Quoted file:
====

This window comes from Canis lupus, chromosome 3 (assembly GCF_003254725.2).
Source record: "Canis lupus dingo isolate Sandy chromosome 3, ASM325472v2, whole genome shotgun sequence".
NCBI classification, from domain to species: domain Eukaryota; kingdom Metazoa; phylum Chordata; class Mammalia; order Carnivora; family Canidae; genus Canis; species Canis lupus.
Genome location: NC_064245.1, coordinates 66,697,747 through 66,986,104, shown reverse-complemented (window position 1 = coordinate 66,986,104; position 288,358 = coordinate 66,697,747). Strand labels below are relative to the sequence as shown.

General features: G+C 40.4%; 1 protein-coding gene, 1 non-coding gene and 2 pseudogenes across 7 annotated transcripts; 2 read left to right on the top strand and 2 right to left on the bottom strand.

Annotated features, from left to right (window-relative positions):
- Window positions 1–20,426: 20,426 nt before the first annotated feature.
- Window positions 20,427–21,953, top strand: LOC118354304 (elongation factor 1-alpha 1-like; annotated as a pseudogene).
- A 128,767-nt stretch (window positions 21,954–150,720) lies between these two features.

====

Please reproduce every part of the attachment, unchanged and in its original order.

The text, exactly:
This window comes from Canis lupus, chromosome 3 (assembly GCF_003254725.2).
Source record: "Canis lupus dingo isolate Sandy chromosome 3, ASM325472v2, whole genome shotgun sequence".
NCBI classification, from domain to species: domain Eukaryota; kingdom Metazoa; phylum Chordata; class Mammalia; order Carnivora; family Canidae; genus Canis; species Canis lupus.
Genome location: NC_064245.1, coordinates 66,697,747 through 66,986,104, shown reverse-complemented (window position 1 = coordinate 66,986,104; position 288,358 = coordinate 66,697,747). Strand labels below are relative to the sequence as shown.

General features: G+C 40.4%; 1 protein-coding gene, 1 non-coding gene and 2 pseudogenes across 7 annotated transcripts; 2 read left to right on the top strand and 2 right to left on the bottom strand.

Annotated features, from left to right (window-relative positions):
- Window positions 1–20,426: 20,426 nt before the first annotated feature.
- Window positions 20,427–21,953, top strand: LOC118354304 (elongation factor 1-alpha 1-like; annotated as a pseudogene).
- A 128,767-nt stretch (window positions 21,954–150,720) lies between these two features.